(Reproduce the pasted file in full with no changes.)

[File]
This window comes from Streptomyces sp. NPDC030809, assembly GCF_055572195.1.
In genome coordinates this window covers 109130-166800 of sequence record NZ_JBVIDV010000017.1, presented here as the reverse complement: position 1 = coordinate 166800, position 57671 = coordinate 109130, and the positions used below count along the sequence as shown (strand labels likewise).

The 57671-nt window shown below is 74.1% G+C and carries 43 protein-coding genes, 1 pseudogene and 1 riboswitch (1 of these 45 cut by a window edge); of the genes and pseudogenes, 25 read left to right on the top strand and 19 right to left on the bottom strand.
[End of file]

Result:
This window comes from Streptomyces sp. NPDC030809, assembly GCF_055572195.1.
In genome coordinates this window covers 109130-166800 of sequence record NZ_JBVIDV010000017.1, presented here as the reverse complement: position 1 = coordinate 166800, position 57671 = coordinate 109130, and the positions used below count along the sequence as shown (strand labels likewise).

The 57671-nt window shown below is 74.1% G+C and carries 43 protein-coding genes, 1 pseudogene and 1 riboswitch (1 of these 45 cut by a window edge); of the genes and pseudogenes, 25 read left to right on the top strand and 19 right to left on the bottom strand.